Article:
The Maertz family hired Menge to contrive a fantastical Rustic house suggesting a Northwoods retreat. This low-slung “cabin” has peeled, saddle-notched log walls, painted white at the ends, and a rough cobblestone chimney finished with stone quoins. According to family lore, the Maertzes’ vacation cabin near Antigo, Wisconsin, inspired this house, which was built with logs felled at that site. One of Menge’s special touches is the false-thatch roof, with its distinctive blunted, rolled edges. Asphalt shingles have replaced the wooden ones but are laid in undulating rows to evoke the picturesque appearance of a thatched roof. The original multipane windows were replaced in the 1950s with sheets of fixed glass. Despite these changes the exterior retains its 1920s appearance. The house’s interior contrasts pleasantly with the folksy exterior. It features elaborate gilded plasterwork and such innovations as indirect cove lighting in the living room. An expansive, skylit conservatory occupies the middle of the house, with the other rooms opening from it through French doors.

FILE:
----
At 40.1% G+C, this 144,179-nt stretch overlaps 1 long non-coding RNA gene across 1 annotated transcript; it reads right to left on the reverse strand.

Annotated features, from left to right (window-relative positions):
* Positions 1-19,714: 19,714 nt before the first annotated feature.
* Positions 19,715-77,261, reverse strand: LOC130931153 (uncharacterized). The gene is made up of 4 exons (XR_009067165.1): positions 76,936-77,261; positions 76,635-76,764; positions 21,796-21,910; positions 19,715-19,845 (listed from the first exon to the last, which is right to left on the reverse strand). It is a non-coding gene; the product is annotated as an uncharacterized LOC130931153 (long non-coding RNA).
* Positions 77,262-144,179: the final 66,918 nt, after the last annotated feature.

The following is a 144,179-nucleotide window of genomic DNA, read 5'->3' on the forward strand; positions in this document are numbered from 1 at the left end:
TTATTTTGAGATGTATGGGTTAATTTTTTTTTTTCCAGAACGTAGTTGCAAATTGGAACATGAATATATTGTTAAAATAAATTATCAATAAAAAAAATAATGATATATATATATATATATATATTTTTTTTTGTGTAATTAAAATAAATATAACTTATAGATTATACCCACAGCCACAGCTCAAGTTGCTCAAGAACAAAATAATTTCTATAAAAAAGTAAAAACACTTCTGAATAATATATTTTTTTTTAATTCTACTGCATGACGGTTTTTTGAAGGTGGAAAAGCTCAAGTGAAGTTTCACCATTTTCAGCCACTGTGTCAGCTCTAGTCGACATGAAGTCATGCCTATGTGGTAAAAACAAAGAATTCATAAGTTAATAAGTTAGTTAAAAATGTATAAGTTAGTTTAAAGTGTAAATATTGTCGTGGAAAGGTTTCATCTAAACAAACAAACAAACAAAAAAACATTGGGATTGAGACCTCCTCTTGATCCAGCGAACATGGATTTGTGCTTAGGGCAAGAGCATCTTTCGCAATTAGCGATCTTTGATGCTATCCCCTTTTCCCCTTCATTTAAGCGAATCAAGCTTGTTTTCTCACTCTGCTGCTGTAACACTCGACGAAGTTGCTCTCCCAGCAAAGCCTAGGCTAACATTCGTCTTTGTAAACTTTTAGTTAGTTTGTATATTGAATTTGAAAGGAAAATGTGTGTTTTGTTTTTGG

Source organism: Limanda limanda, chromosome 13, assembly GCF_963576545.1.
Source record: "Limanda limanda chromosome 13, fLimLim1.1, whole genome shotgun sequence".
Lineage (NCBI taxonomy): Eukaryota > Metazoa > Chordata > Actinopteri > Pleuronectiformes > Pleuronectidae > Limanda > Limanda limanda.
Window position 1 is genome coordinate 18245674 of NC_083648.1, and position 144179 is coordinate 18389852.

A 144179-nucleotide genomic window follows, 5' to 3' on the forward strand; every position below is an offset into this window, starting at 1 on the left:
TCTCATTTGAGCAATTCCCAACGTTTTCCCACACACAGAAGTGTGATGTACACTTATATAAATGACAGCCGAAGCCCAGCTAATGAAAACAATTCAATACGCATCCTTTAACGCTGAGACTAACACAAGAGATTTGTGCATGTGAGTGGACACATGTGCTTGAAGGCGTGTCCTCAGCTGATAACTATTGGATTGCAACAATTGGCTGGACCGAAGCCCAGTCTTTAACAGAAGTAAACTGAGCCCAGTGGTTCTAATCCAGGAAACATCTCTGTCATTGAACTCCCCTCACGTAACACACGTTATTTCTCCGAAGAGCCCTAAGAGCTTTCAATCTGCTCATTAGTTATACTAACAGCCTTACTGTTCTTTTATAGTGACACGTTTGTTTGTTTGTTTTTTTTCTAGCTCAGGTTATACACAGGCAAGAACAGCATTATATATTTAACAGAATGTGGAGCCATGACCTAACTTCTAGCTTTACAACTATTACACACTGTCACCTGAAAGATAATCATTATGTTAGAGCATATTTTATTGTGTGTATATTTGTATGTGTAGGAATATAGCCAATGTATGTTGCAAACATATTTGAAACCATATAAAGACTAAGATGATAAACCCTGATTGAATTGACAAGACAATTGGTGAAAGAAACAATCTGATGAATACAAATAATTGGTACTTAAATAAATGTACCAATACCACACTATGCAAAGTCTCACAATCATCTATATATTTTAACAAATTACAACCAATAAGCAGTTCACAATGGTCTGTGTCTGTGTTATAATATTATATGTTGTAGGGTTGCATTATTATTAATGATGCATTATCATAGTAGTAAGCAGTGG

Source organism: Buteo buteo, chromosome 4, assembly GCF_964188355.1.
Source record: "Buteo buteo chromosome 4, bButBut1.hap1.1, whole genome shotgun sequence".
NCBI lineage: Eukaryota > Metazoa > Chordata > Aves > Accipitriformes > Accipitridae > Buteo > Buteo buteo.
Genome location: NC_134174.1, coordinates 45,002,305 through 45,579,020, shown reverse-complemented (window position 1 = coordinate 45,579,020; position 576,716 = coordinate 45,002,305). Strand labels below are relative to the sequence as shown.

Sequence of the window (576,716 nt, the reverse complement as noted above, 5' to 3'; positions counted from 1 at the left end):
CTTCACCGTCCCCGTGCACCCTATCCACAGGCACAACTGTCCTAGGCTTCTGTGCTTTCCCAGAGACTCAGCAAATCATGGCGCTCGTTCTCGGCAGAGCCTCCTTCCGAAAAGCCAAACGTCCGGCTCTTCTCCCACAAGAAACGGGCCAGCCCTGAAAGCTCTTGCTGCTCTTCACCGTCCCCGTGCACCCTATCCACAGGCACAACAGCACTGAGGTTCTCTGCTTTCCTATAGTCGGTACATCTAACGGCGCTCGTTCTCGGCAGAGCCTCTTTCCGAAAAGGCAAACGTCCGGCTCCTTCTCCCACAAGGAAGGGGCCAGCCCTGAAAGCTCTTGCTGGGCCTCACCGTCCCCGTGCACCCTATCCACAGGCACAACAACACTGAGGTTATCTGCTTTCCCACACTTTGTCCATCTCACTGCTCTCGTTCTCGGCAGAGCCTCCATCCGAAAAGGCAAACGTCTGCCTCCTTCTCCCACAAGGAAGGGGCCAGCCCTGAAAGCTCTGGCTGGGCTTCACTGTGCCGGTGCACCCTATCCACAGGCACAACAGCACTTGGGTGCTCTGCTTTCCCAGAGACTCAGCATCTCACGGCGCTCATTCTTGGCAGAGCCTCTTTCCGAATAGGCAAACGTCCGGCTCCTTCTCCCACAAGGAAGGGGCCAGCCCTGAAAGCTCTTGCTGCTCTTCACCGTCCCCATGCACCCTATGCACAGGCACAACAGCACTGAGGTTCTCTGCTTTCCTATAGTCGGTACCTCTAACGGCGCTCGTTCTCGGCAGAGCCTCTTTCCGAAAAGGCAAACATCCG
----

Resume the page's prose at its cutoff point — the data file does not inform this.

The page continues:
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William Maertz House
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